- Local government funding will only ever be one part of the solution for social care, and it is clear that extra revenue will also need to be raised nationally. We heard strong support for the principle of earmarking contributions—it was felt that establishing a visible fund that is clearly, transparently and accountably linked to spending on social care is key to gaining public acceptance for this measure. We therefore recommend that an additional earmarked contribution, described as a ‘Social Care Premium’, should be introduced, to which employers would also contribute. This can either be as an addition to National Insurance, or through a separate mechanism similar to the German model.
- To ensure the accountability desired by the public, we believe that the funding derived from the Social Care Premium should be placed in an appropriately named and dedicated fund. The fund should be regularly audited and required to publish its spending and accounts. Following our principle of fairness between generations, we recommend that those aged under 40 should be exempt from the Social Care Premium, and that it should also be paid by those over the age of 65.
- Specific consideration should be given to setting a minimum earnings threshold for the Social Care Premium—to protect those on the lowest incomes—and to lifting the maximum threshold for such payments. Consideration should also be given to including unearned income, for example pensions and investments, in contribution calculations, as well as reforms to ensure that self-employed people pay equivalent contributions.
- There should also be consideration of the means for assessment of need and a mechanism for increasing the required premiums to meet changes in demand over time. Wherever possible, these mechanisms should be independent statutory bodies to remove the short-term political cycles and decision-making from the process.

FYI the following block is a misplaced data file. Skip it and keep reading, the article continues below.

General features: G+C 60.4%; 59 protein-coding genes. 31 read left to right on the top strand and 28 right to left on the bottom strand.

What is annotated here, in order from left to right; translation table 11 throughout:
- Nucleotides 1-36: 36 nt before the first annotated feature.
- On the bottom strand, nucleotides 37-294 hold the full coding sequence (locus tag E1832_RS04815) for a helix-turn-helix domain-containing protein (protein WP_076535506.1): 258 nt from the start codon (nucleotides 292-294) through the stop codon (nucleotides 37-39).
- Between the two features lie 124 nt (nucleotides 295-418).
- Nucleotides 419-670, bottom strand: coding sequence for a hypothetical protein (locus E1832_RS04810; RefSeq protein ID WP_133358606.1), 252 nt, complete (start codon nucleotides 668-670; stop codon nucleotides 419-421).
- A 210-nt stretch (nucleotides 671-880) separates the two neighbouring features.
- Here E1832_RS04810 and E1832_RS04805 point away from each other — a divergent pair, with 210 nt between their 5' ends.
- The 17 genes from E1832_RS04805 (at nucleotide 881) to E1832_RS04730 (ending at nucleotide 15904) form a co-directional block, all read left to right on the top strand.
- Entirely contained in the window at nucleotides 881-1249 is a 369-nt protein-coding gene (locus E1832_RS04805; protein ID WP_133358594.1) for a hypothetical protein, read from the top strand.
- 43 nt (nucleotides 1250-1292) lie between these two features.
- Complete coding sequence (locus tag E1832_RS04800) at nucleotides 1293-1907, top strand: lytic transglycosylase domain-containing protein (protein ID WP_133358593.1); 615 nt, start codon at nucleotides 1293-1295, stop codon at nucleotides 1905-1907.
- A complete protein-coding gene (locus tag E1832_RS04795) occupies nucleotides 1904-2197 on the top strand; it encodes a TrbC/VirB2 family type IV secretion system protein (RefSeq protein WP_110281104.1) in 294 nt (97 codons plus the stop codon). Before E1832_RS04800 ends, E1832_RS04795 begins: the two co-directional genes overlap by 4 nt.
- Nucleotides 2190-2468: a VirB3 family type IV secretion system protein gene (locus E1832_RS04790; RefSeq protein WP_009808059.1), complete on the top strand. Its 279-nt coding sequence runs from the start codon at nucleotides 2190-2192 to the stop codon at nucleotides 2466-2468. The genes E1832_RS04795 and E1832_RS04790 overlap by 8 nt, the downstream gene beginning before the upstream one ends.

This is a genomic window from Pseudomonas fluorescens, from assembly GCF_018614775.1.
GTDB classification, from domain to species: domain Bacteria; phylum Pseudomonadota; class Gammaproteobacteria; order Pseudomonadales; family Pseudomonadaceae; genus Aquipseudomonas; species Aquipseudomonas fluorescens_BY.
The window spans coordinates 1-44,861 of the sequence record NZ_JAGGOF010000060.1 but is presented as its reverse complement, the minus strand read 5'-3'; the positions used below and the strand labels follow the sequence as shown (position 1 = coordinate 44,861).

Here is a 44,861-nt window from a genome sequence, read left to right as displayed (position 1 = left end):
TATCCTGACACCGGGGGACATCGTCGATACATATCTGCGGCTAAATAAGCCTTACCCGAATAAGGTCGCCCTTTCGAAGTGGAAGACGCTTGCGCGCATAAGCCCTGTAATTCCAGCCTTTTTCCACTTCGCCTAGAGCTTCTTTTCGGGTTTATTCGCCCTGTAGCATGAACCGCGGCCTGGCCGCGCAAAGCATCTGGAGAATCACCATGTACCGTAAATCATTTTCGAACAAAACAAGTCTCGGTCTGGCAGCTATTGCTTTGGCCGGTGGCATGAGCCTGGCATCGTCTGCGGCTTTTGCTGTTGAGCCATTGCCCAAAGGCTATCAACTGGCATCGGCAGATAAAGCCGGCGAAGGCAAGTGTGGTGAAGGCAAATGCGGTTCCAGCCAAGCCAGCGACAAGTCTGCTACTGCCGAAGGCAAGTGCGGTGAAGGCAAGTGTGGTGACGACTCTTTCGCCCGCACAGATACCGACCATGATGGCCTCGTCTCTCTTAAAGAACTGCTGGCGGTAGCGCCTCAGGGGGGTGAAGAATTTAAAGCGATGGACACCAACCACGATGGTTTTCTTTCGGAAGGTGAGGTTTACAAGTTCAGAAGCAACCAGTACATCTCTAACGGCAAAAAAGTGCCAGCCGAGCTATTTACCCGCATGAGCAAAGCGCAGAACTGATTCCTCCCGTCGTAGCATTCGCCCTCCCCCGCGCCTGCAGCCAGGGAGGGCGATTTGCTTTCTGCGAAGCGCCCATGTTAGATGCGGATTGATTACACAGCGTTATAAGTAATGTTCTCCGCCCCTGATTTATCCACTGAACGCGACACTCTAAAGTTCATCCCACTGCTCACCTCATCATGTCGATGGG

- As a further development, the principle of having an earmarked fund that the public could see is for social care could be extended to funding of the NHS, providing a consistency and coherence to the link between social care and the NHS, underpinned by closer working and integration at a local level. In the long term, we believe there is a strong case for reimagining this as ‘National Health and Care Insurance’.
- In order to remove the catastrophic cost of care for some people, and to spread the burden more fairly, we also recommend that a specified additional amount of Inheritance Tax should be levied on all estates above a certain threshold and capped at a percentage of the total value.
Health and social care integration
Health and social care are highly interdependent. While it will not of itself generate funding to address the social care shortfall, further integration has the potential to improve outcomes and we recommend that local attempts to better integrate services continue apace. There is a strong case for the local delivery of social care, which brings the important benefits of links with housing and other local services, as well as local accountability. Given the interdependencies between the provision of health care, social care, and also public health, we also recommend that in its discussions of future funding settlements the Government should consider all these in the round.
The mechanism for achieving consensus
There has been failure in the past to make progress on reform and a cross-party approach on reforming social care funding is now essential. The concept of a cross-party parliamentary commission currently has the support of more than 100 MPs from all English political parties. As a proven mechanism for building and maintaining political consensus on difficult issues, and following other unsuccessful attempts at reform, we strongly recommend that a parliamentary commission offers the best way to make desperately needed progress on this issue and that it should use the principles and proposals set out in this report as a basis for proceeding.